By John Ensor •
Published: 09 Feb 2024 • 8:50
Spain's Minister for Health, Monica Garcia.
Is there a new way to combat cancer more effectively? At the Spanish Summit against Cancer, an important announcement was made by the Health Minister, Monica Garcia, marking a significant step forward in the ongoing battle against this disease.
Following World Cancer Day, Monica Garcia revealed plans for the Cancer Surveillance System during her speech at the summit’s closing ceremony.
The event, orchestrated by the Spanish Cancer Patient Group, took place on Monday, February 5, emphasising the collaborative effort needed to tackle cancer across Spain’s autonomous communities.
‘The Government of Spain’s every action in the fight against cancer places patients at its heart, underscoring the necessity for their participation and collaboration,’ Garcia stated.
She highlighted the government’s comprehensive approach: ‘to prevent, screen, treat, and care as much as possible, and from all sides.’
This system aims to enhance research and the assessment of control and prevention programs by centralising and coordinating cancer surveillance.
‘Cancer represents a challenge that calls for the active participation of the whole of society,’ Garcia reminded attendees, pointing to the importance of a unified effort from governments, health authorities, professionals, experts, and patients alike.
The upcoming Royal Decree will establish the State Public Health Surveillance Network, incorporating the Cancer Surveillance System.
Garcia’s commitment to improving the National Health System was clear, ensuring ‘all citizens have equal access to screening tests, affordable treatment, psychological care, and a comprehensive care network.’
Moreover, the Ministry of Health is pushing for the recognition of Genetics as a specialised field within Specialised Health Training. ‘The creation of this speciality will allow us to improve our approach to cancer,’ Garcia asserted, underlining the transformative potential of genetic testing.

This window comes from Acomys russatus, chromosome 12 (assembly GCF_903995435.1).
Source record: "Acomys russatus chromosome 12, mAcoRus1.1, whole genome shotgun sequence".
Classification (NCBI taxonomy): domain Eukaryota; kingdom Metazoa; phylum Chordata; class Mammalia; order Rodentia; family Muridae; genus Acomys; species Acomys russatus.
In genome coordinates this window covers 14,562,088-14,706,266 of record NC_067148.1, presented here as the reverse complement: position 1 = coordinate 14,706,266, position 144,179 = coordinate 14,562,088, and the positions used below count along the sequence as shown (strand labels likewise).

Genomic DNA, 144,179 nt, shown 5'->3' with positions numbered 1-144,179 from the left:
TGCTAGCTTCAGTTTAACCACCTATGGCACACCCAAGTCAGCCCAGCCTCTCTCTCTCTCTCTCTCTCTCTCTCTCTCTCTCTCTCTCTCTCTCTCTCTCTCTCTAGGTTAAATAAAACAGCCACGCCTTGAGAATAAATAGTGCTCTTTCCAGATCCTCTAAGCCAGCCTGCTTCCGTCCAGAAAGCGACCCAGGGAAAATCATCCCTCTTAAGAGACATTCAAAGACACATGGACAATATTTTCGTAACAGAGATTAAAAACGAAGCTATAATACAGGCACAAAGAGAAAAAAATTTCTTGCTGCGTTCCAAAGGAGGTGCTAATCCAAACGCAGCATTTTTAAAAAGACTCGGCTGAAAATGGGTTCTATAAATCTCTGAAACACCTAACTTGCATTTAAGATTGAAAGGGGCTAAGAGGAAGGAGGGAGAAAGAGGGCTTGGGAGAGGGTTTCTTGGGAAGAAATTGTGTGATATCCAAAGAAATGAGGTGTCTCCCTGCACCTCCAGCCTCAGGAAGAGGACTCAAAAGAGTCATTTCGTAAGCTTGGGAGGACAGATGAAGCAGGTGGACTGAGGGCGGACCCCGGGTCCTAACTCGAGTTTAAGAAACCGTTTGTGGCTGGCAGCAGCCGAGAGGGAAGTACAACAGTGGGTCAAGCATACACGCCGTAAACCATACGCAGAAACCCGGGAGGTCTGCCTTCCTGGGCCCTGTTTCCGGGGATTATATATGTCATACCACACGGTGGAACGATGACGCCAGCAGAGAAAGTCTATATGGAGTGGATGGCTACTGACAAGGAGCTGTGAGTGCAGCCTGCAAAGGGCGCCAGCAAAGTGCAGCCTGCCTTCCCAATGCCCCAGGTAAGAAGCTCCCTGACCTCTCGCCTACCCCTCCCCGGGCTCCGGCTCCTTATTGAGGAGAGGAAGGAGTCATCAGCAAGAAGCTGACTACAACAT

In Spain, the incidence of cancer is expected to reach 341,000 cases by 2040, and between 30 to 50 per cent of these cases are preventable.
Garcia underscored the importance of prevention, reducing social inequalities, and increasing participation in screening programs.
‘We have a duty to tackle the fight against cancer in a multidisciplinary way,’ she stated, highlighting the need to address the impact of inequality.
The battle against smoking was also stressed as a priority. As the most significant preventable risk factor for cancer, the Spanish government is leading the charge to create more smoke-free spaces to protect non-smokers from so-called ‘second-hand smoke’ and address new smoking patterns among the youth.
In this concerted effort to combat cancer, the Spanish government’s initiatives reflect a deep understanding of the disease’s complexities and the multifaceted approach required to improve patient outcomes and quality of life.
Through community collaboration, genetic testing, and equitable access to treatment, Spain is setting a precedent in the global fight against cancer.
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Originally from Doncaster, Yorkshire, John now lives in Galicia, Northern Spain with his wife Nina.
He is passionate about news, music, cycling and animals.
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